Explain the relationship between the “LPC clause” in the Immigration Act of 1912 and discrimination against Jewish visa applicants?
If you are talking about immigration to the United States, the LPC clause came from a law that was passed in 1882, not in 1912. The acronym “LPC” stands for “liable to become a public charge.” The basic idea behind this clause was that immigrants should not be admitted to the United States if there was a likelihood that they would end up needing to be cared for by the state. In other words, if they did not have enough money to support themselves, they might end up costing the government money and should not be allowed into the country.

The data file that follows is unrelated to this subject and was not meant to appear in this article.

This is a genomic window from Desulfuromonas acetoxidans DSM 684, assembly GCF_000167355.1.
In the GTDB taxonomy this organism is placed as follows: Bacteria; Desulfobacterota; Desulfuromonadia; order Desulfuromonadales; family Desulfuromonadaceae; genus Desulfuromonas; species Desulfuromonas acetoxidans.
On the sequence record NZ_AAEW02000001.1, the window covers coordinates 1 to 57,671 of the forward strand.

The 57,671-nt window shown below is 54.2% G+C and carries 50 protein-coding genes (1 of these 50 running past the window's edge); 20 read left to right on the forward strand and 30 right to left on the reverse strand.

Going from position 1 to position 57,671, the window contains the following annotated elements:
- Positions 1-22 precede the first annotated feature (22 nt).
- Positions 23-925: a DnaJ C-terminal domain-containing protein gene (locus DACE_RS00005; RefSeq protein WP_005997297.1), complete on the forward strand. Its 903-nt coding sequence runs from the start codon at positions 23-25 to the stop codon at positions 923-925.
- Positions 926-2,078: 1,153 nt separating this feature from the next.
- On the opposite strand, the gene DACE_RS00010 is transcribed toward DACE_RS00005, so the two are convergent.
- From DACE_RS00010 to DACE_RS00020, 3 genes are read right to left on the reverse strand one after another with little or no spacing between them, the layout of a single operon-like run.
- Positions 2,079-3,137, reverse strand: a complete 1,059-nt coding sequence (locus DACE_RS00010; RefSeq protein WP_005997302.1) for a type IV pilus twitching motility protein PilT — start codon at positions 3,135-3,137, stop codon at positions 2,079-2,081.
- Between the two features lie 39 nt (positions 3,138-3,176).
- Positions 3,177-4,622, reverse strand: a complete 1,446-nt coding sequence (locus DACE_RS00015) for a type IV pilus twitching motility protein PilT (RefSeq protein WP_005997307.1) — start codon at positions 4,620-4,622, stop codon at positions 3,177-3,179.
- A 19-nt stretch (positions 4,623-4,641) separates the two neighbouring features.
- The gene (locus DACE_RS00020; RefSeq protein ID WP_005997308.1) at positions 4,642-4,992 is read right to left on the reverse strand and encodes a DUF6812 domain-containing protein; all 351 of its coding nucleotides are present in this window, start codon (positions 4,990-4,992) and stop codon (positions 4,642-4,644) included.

In the years after the Nazis took Germany, this clause was used to exclude many Jews. It was used to deny them visas. Jews trying to flee Germany had often had their possessions taken from them by the Nazis. Given the Depression and nativist feeling in the US, the US government was extremely reluctant to issue immigration visas. Therefore, the LPC clause was used very often as a way to deny Jewish refugees entrance to the United States.
The connection between these two, then, is that the LPC clause was often used as a way to exclude Jews from Germany who wanted to seek refuge in the US.